Job postings are slower to recover where more people work from home and high-street footfall remains low, making it harder for redundant workers to find jobs.
The UK labour market sent decidedly mixed messages in 2017. As the employment rate stays close to its record high, real wage growth remains disappointingly weak and migration saw a significant drop.
Even though the UK still remains the preferred destination for Europeans looking outside their home countries, its position at the top has eroded substantially after Brexit. Over the same period, Ireland has caught the eye of more Europeans.
Despite London’s prominent position as the nation’s tech centre and a global tech hub, the city faces an unsettling trend—its tech job seekers are much more likely than the average Londoner to look for work in other British regions. The lure appears to be much lower living costs and availability of tech opportunities in other areas of the country.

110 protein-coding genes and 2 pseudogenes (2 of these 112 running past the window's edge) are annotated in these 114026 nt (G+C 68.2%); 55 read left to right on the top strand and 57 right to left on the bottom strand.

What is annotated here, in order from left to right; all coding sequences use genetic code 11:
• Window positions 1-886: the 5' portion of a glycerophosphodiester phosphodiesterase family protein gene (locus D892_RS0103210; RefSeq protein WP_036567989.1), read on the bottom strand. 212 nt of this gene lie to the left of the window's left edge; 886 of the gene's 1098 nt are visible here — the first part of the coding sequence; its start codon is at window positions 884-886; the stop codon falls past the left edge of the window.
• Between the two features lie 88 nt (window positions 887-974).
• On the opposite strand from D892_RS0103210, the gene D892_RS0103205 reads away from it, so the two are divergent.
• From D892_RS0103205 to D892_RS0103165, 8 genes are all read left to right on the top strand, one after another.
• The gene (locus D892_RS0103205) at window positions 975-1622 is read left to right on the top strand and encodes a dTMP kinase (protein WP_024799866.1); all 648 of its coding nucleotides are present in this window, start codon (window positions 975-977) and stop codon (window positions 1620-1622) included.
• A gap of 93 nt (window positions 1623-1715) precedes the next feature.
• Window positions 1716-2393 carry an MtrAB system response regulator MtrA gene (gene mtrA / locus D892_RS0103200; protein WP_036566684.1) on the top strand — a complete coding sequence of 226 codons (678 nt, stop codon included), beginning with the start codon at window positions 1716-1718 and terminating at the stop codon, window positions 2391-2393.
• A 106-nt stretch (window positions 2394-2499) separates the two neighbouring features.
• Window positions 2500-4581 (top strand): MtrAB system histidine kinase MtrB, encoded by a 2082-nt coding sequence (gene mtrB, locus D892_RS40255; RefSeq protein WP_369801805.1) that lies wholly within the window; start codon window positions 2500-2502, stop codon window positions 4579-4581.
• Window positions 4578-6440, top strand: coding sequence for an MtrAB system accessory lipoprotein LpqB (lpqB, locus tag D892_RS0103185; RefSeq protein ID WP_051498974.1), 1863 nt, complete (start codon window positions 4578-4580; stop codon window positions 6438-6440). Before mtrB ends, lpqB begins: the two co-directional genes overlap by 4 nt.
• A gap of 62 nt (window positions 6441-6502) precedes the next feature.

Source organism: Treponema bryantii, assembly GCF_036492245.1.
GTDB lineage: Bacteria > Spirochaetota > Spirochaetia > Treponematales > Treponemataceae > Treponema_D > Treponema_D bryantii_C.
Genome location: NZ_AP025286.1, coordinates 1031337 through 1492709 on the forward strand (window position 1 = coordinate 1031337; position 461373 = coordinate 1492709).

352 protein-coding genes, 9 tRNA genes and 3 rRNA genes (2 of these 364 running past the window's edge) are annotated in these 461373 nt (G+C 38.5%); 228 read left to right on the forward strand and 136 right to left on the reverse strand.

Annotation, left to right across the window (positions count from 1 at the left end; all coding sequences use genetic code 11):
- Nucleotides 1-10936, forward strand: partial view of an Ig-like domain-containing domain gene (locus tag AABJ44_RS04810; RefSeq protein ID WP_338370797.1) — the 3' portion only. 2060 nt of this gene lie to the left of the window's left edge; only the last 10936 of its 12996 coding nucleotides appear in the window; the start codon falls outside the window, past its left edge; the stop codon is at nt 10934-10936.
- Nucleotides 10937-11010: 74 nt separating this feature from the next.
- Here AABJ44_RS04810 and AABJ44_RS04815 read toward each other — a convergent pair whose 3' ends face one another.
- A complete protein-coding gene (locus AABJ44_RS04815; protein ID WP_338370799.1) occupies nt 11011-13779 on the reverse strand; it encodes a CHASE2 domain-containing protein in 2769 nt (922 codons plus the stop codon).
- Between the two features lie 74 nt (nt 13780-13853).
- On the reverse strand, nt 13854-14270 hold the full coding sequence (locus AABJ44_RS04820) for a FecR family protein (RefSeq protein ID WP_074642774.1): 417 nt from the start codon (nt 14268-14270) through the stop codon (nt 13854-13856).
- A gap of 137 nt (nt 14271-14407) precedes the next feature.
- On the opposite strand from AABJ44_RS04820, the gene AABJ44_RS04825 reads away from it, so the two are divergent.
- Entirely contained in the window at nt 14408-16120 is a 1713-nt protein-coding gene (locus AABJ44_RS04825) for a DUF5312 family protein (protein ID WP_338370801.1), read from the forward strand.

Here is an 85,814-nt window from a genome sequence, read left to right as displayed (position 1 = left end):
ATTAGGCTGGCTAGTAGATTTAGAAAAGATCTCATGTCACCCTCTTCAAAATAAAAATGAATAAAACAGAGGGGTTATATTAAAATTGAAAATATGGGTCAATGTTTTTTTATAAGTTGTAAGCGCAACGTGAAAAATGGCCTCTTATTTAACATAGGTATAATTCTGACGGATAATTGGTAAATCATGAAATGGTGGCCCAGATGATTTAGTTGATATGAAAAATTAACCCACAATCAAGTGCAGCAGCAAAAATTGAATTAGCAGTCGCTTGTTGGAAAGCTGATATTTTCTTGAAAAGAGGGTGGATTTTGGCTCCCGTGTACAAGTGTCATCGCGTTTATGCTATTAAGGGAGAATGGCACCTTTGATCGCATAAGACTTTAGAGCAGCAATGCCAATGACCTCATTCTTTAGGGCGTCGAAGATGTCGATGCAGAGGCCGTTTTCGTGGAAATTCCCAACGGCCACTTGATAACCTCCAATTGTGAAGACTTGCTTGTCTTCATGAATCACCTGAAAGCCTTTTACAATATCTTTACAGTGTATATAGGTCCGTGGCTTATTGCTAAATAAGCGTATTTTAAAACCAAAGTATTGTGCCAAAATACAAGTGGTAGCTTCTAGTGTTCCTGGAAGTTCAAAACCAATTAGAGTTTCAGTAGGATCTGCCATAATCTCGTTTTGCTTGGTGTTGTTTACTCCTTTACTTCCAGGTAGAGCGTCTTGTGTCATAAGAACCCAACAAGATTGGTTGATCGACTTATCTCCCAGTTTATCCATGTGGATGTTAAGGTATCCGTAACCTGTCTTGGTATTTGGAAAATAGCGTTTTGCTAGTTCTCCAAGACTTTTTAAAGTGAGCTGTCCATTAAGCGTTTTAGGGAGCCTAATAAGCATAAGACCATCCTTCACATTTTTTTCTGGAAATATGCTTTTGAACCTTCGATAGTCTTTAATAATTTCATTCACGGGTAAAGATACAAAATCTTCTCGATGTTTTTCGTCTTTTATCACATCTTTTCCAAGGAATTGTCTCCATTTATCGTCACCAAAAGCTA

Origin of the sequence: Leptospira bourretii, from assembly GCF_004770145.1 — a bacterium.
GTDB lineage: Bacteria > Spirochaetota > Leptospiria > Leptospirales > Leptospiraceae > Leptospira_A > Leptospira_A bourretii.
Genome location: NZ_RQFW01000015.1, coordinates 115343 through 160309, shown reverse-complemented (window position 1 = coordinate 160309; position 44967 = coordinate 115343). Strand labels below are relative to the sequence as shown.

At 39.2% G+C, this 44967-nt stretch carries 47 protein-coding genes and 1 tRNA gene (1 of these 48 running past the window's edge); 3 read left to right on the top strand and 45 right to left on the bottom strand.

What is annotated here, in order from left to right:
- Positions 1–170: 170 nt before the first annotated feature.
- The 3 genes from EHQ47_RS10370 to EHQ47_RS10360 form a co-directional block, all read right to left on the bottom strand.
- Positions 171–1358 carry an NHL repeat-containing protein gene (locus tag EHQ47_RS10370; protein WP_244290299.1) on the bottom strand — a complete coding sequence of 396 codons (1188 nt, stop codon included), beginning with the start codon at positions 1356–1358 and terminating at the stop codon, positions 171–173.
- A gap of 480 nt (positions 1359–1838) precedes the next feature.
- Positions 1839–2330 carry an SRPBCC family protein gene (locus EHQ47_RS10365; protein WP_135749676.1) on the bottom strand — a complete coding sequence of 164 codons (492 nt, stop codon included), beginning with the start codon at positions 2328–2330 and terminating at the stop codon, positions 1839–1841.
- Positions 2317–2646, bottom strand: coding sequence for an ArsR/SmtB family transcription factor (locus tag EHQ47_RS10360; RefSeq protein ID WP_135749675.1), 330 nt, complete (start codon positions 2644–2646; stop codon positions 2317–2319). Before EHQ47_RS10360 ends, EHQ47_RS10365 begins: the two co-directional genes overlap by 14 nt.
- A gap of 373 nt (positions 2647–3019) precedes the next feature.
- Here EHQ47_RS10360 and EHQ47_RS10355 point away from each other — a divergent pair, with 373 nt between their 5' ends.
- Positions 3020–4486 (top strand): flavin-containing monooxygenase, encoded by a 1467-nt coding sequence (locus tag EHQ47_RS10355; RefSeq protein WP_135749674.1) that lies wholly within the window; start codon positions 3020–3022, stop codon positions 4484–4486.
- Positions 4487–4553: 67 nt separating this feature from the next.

Christmas is when demand for an array of goods and services reaches its peak. Employers often hire extra staff to cope with the onslaught of customers and, as Indeed data shows, they start to prepare early. So do jobseekers, who on average begin searching for Christmas positions even before employers start posting jobs in earnest.
Young UK workers have been deeply affected by changes in the labor market over the past decade, according to new Indeed Hiring Lab research.